LB Devin Lloyd, Utah

Lloyd is considered a top linebacker prospect, right next to Georgia’s Nakobe Dean. I prefer Dean to Lloyd, but the latter has exceptional movement skills and plenty of splash plays on tape. Lloyd’s Pac-12 Championship interception for a touchdown against Oregon caught a lot of eyes, as did the interceptions at the line of scrimmage against Washington State and Stanford.

He’s a versatile linebacker who does have upside, and he fits modern NFL play. He has the potential to be a three-down linebacker, although he does need a bit more help with his tackling efficiency, and his ability to stack & shed. All in all, the Giants should be looking at linebacker, and Lloyd will be one of the ones to consider high in the draft.

LB Tony Andersen, Montana State

I haven’t seen Tony Andersen’s tape; Chris Pflum turned me onto the 2021 FCS Player of the Year, and I wanted to put him into the article, seeing that the Giants need a linebacker.

Joe Schoen comes from the Brandon Beane tree, and they haven’t been shy selecting small school prospects. They selected Darryl Johnson out of North Carolina A&T, Taron Johnson from Weber State, and Siran Neal out of Jacksonville State.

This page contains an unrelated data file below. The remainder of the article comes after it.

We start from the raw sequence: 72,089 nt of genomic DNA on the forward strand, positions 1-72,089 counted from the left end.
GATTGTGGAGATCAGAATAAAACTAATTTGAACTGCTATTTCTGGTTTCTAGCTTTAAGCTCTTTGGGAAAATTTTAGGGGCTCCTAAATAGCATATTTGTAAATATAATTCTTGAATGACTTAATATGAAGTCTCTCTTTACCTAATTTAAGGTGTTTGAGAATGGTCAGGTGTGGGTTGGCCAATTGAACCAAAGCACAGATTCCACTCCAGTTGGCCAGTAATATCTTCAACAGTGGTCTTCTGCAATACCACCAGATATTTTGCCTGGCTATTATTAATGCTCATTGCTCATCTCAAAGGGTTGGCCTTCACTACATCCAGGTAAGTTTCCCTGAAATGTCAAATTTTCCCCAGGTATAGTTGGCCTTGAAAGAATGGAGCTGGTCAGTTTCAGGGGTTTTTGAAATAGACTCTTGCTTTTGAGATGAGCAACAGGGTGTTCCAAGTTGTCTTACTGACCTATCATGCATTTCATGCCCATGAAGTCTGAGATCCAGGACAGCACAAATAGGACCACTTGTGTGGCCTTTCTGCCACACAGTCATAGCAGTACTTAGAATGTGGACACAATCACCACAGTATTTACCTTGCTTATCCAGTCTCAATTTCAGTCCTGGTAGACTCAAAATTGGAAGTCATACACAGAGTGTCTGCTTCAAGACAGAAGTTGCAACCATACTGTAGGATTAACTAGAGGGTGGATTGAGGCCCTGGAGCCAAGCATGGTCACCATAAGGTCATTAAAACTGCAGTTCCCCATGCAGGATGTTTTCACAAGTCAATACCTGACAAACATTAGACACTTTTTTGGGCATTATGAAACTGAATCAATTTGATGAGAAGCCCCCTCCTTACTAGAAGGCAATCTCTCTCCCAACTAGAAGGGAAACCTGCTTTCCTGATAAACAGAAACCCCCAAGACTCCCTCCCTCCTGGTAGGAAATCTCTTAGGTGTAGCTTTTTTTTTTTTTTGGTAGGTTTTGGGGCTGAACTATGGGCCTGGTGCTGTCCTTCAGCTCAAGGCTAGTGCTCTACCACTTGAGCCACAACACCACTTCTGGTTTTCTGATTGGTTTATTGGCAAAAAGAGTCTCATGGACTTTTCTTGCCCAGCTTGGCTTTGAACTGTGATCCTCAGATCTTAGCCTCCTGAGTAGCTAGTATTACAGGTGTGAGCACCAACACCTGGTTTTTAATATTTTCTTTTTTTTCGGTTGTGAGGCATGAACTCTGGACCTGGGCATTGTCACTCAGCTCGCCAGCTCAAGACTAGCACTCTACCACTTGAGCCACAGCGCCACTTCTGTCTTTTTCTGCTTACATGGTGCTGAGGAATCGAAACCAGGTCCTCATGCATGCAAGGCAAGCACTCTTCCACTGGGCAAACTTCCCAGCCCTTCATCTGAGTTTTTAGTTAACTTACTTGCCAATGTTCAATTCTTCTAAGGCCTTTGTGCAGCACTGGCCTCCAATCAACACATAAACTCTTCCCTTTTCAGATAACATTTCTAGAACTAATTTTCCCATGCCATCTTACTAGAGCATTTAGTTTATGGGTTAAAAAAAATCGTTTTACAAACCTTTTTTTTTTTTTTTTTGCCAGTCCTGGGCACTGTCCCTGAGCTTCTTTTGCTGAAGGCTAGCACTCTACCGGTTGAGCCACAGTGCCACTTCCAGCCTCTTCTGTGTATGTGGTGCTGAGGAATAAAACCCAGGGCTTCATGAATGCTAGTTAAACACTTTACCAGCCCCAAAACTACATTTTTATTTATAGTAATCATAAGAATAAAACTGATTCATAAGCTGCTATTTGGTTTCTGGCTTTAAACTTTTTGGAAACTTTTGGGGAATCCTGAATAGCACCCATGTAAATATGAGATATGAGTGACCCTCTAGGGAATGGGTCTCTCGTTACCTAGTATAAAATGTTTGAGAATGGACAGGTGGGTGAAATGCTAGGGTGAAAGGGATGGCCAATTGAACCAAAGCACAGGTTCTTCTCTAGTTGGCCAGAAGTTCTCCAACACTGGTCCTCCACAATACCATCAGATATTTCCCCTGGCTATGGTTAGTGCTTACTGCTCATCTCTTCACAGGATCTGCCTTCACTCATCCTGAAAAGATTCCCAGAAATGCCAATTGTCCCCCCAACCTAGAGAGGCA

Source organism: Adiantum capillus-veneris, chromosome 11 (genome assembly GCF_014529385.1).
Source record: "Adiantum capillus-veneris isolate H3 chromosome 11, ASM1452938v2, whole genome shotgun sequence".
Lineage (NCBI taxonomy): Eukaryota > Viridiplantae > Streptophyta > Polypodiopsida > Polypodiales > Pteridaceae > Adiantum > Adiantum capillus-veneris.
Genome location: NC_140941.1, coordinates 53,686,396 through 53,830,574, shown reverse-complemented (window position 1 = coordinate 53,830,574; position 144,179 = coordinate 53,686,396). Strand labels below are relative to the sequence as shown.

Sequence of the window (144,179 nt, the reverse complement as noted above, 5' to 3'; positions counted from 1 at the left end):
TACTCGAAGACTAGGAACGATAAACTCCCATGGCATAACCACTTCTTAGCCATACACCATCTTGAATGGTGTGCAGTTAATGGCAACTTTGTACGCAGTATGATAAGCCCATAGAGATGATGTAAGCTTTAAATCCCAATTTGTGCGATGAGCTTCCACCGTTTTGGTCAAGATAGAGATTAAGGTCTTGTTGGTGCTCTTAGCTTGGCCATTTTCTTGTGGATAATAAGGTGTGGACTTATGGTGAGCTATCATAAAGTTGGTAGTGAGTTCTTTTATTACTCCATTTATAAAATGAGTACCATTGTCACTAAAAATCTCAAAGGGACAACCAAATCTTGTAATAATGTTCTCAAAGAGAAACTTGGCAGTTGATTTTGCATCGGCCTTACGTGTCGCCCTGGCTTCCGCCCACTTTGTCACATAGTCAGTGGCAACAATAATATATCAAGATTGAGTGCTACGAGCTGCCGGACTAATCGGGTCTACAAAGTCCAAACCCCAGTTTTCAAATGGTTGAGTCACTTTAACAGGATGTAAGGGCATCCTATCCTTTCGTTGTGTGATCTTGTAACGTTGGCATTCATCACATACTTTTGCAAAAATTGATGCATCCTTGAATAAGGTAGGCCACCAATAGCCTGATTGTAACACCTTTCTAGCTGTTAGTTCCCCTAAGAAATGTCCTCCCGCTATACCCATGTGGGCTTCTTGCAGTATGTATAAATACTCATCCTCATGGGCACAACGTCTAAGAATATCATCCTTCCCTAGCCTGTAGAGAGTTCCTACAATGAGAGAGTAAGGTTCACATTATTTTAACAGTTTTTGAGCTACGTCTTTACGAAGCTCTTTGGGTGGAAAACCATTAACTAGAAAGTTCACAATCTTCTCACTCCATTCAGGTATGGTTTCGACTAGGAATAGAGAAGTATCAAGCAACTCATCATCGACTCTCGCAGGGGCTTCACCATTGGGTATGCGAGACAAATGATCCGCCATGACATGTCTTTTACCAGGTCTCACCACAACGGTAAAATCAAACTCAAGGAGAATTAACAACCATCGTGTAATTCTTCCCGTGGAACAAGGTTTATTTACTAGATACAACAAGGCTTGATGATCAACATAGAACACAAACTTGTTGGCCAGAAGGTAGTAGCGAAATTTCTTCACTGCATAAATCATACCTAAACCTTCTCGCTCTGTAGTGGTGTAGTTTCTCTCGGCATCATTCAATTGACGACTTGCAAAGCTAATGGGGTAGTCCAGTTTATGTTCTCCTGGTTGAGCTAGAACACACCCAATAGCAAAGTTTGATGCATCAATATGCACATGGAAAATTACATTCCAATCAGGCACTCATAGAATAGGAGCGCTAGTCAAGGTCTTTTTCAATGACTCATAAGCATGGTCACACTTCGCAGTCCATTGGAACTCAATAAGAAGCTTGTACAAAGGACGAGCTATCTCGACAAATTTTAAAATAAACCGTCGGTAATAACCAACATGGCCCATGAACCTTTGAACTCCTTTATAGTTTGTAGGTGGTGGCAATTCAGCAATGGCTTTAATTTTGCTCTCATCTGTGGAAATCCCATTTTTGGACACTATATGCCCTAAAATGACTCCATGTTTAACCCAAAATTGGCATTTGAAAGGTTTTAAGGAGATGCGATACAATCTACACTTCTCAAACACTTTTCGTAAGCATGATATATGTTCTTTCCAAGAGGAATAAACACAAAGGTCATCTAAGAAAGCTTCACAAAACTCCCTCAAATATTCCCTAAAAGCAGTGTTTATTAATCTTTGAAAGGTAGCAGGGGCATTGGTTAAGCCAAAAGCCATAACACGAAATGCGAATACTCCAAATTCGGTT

He recorded 147 total tackles, two picks, and 14 tackles for a loss in his senior year. Andersen was good enough to earn a trip to Mobile from a small school; let’s see if the 6’4, 235-pound linebacker can impress.

CB Coby Bryant, Cincinnati

Bryant is a sticky cornerback who can play man or zone. He allowed only a 44% catch rate in 2021, with 11 passes defended and three interceptions. He also improved his tackling efficiency in his senior season.

One concern with Bryant is his deep speed; it’s not abysmal or anything, but it’s not an elite trait he possesses. However, his willingness to defend the run, his length, coverage ability, and ball skills are all great. He’s also exceptionally aware of his surroundings. Bryant should hear his name early on day two.

SAF Jaquan Brisker, Penn State

Brisker carries first-round buzz as a safety and is one of the more talented players in Mobile this week. He has solid size, brings physicality in run support, and has the range to handle single-high responsibilities.

According to Pro Football Focus, Brisker was the sixth-highest ranked safety in terms of coverage this season. He played in 13 games with 32 tackles, two interceptions, and three passes defended in his first season with the Nittany Lions. He finished his collegiate career with 11 passes defended and five interceptions, with only one touchdown surrendered. He also had 115 tackles and 49 STOPS through three seasons.

Brisker is attempting to separate himself from Georgia’s Lewis Cine and Michigan’s Daxton Hill - both won’t be in attendance (they’re underclassmen). Notre Dame’s Kyle Hamilton will be the first safety off the board, but Brisker has a shot at securing himself as the second with a good week in Mobile.